Martin Carr reviews the fourteenth episode of Gotham season 2…
David Mazouz’s Bruce Wayne might look like a preppy who needs to get on the Mars Bar diet, but don’t let that cover fool you. Because this week he gets to exhibit his kick ass colours facing off against Matches Malone. A somewhat less monstrous version of a cold-blooded killer thanks to Michael Bowen’s layered performance. Who gives Malone the humanity and regret which strips away the animal to show a man beneath.
In more ways than one Wayne’s expectations are his undoing which temporarily throws him off guard. Mazouz handles this delicate dialogue scene with skill holding his own against the seasoned veteran, who is holding all the aces dialogue wise. In many ways Bowen’s generosity here verges on the paternal, which is at once disturbing yet highly engaging from an audience perspective.
For the most part conversation rather than action plays a large part in episode fourteen, especially between Hugo Strange and Penguin. Who both unnerve and intrigue in the cloak and dagger nature of their exchanges. BD Wong and Lord Taylor clearly revelling in the darker elements which Arkham affords them. While Smith’s Nygma is given moments of externalised internal monologue, to illustrate an elevated madness infringing on his work routine.
Elsewhere there are homages thick and fast in the shape of Lori Petty’s Jeri, who is equal parts Harley Quinn and Joker. But the comparisons carry on beyond the superficial and into those close and personal dialogue scenes with Gordon. Where it becomes quickly apparent that he represents no threat to her, living as she does outside the rules which apply to most people.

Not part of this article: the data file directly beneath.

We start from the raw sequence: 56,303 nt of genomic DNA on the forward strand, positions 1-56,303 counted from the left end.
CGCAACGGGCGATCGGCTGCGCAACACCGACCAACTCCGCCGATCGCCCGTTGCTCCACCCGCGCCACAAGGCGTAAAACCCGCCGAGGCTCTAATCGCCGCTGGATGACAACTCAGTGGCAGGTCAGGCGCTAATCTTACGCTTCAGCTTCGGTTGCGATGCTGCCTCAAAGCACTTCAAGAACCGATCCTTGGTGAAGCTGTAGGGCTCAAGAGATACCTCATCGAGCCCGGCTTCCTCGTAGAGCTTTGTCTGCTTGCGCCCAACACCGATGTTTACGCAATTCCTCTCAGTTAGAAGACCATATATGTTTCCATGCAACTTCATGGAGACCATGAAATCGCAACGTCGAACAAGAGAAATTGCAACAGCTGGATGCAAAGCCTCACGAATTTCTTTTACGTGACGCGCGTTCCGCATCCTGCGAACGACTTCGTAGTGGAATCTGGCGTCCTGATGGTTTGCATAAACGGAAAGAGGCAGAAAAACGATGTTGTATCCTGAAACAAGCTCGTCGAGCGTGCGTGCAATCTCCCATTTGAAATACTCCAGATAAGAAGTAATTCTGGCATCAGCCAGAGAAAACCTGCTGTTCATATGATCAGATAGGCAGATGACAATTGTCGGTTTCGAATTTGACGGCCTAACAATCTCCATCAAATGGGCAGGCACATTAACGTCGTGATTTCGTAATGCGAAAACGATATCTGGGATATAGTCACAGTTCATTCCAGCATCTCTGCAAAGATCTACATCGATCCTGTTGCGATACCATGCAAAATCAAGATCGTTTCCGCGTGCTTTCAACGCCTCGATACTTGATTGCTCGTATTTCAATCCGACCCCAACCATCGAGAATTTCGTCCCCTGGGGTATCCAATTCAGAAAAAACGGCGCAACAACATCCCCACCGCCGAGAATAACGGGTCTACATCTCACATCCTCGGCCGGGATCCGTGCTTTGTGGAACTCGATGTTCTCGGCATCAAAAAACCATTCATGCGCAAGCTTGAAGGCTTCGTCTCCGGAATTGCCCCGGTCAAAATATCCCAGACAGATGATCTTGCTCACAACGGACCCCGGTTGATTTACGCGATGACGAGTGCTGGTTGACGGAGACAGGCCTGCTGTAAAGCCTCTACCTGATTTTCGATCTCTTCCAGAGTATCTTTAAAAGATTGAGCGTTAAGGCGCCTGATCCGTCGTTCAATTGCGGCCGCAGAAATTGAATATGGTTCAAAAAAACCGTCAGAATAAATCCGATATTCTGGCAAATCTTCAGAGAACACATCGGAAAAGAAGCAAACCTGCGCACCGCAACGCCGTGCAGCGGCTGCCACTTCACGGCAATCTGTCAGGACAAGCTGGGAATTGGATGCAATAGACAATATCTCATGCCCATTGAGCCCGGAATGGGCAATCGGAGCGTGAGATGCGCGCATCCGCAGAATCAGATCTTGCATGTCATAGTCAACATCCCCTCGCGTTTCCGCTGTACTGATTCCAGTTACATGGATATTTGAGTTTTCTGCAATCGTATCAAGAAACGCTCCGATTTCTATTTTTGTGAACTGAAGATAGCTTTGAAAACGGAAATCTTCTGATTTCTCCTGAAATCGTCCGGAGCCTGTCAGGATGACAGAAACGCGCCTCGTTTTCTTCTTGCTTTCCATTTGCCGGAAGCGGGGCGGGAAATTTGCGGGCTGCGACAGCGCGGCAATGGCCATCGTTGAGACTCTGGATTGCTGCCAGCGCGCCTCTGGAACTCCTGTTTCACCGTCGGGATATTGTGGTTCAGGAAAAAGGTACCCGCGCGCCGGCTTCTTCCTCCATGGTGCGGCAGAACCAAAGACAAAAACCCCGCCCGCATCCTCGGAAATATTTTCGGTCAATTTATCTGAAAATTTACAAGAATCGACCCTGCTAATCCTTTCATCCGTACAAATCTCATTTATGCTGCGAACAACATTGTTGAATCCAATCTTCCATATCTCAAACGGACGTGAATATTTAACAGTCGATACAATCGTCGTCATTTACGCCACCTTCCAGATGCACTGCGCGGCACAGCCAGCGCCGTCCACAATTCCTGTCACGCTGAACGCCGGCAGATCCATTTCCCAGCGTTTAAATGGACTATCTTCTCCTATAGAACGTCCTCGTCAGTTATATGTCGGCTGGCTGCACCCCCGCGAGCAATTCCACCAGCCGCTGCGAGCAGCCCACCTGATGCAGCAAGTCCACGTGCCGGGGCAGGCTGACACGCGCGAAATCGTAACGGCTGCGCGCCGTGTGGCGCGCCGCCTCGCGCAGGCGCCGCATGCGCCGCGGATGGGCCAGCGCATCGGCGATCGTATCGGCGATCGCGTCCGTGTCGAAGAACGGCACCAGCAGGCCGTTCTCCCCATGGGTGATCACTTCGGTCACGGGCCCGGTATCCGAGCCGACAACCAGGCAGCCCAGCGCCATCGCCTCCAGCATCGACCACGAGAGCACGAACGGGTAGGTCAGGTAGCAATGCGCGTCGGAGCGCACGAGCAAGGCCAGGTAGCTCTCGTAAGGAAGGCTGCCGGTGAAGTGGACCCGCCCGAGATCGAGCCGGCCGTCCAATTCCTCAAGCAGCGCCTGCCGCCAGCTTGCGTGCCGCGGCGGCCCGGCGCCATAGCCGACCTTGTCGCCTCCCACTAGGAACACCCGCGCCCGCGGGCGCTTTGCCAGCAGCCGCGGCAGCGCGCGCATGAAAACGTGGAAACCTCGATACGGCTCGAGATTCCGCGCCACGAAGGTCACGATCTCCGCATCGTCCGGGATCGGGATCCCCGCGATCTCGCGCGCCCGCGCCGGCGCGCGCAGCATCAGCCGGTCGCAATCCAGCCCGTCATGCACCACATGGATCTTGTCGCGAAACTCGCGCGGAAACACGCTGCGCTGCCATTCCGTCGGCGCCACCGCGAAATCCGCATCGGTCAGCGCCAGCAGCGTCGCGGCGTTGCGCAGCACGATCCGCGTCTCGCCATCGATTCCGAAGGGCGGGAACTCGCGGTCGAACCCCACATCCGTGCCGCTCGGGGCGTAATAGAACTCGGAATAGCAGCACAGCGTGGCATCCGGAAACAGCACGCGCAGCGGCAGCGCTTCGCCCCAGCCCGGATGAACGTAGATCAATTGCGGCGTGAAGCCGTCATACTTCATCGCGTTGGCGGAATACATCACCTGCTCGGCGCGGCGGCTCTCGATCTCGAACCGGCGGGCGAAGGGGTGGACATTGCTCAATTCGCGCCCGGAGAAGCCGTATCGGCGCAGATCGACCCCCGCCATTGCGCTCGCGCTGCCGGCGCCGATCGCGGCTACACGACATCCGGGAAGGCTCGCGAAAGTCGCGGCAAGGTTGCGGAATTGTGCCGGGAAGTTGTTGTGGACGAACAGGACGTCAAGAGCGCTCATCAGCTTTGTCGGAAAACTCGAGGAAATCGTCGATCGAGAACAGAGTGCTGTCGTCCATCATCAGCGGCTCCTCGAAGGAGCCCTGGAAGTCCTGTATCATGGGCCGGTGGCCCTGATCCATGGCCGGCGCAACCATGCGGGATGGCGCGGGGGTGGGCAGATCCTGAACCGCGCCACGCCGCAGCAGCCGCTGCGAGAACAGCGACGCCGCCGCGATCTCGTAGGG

It is here that Petty raises her game in a similar fashion to Bowen’s Malone towards the conclusion. To a certain extent with the inclusion of these two curve balls Gotham could be said to have found some balls. There is less of a reliance on stock villains, even taking into account that The Penguin is still around as are Butch and Tabitha Galavan. But as they no longer hold the power any real threat now comes from within government regulated, privately funded institutions.
Our real bad guys are now elected officials who hold the purse strings, cards in fact the whole nine yards. With people like Strange and Peabody manning the fort it could be said that evil now exists both sides of the line. With little more than a month left to go before season finale, Gotham is finally giving us a taste of the city we hold dear. Rotten to the core, unapologetic in its demands and more than capable of working outside the law.